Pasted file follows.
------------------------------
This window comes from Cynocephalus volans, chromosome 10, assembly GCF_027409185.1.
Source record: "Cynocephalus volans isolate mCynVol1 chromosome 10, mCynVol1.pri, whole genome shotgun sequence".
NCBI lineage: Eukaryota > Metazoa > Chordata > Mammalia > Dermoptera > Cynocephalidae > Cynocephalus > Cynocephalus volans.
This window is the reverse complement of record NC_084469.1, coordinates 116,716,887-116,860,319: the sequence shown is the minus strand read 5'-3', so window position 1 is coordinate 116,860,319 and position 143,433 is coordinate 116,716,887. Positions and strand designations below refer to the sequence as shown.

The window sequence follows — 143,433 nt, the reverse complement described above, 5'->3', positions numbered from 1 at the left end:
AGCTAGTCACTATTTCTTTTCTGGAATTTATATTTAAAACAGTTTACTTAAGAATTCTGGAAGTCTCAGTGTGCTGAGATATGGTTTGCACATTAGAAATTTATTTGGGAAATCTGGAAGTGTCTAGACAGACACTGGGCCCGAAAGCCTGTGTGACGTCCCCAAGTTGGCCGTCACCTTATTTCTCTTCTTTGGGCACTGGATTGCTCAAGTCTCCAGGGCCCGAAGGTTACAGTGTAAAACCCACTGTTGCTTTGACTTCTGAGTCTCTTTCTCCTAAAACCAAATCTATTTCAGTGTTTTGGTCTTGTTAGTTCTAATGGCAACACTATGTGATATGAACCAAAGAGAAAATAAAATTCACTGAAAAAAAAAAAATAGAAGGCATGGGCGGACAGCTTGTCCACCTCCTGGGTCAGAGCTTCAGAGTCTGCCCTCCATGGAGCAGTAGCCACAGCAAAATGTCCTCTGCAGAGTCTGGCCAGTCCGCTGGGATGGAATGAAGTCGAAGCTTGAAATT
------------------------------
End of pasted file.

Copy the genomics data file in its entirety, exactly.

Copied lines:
This window comes from Cynocephalus volans, chromosome 10, assembly GCF_027409185.1.
Source record: "Cynocephalus volans isolate mCynVol1 chromosome 10, mCynVol1.pri, whole genome shotgun sequence".
NCBI lineage: Eukaryota > Metazoa > Chordata > Mammalia > Dermoptera > Cynocephalidae > Cynocephalus > Cynocephalus volans.
This window is the reverse complement of record NC_084469.1, coordinates 116,716,887-116,860,319: the sequence shown is the minus strand read 5'-3', so window position 1 is coordinate 116,860,319 and position 143,433 is coordinate 116,716,887. Positions and strand designations below refer to the sequence as shown.

The window sequence follows — 143,433 nt, the reverse complement described above, 5'->3', positions numbered from 1 at the left end:
AGCTAGTCACTATTTCTTTTCTGGAATTTATATTTAAAACAGTTTACTTAAGAATTCTGGAAGTCTCAGTGTGCTGAGATATGGTTTGCACATTAGAAATTTATTTGGGAAATCTGGAAGTGTCTAGACAGACACTGGGCCCGAAAGCCTGTGTGACGTCCCCAAGTTGGCCGTCACCTTATTTCTCTTCTTTGGGCACTGGATTGCTCAAGTCTCCAGGGCCCGAAGGTTACAGTGTAAAACCCACTGTTGCTTTGACTTCTGAGTCTCTTTCTCCTAAAACCAAATCTATTTCAGTGTTTTGGTCTTGTTAGTTCTAATGGCAACACTATGTGATATGAACCAAAGAGAAAATAAAATTCACTGAAAAAAAAAAAATAGAAGGCATGGGCGGACAGCTTGTCCACCTCCTGGGTCAGAGCTTCAGAGTCTGCCCTCCATGGAGCAGTAGCCACAGCAAAATGTCCTCTGCAGAGTCTGGCCAGTCCGCTGGGATGGAATGAAGTCGAAGCTTGAAATT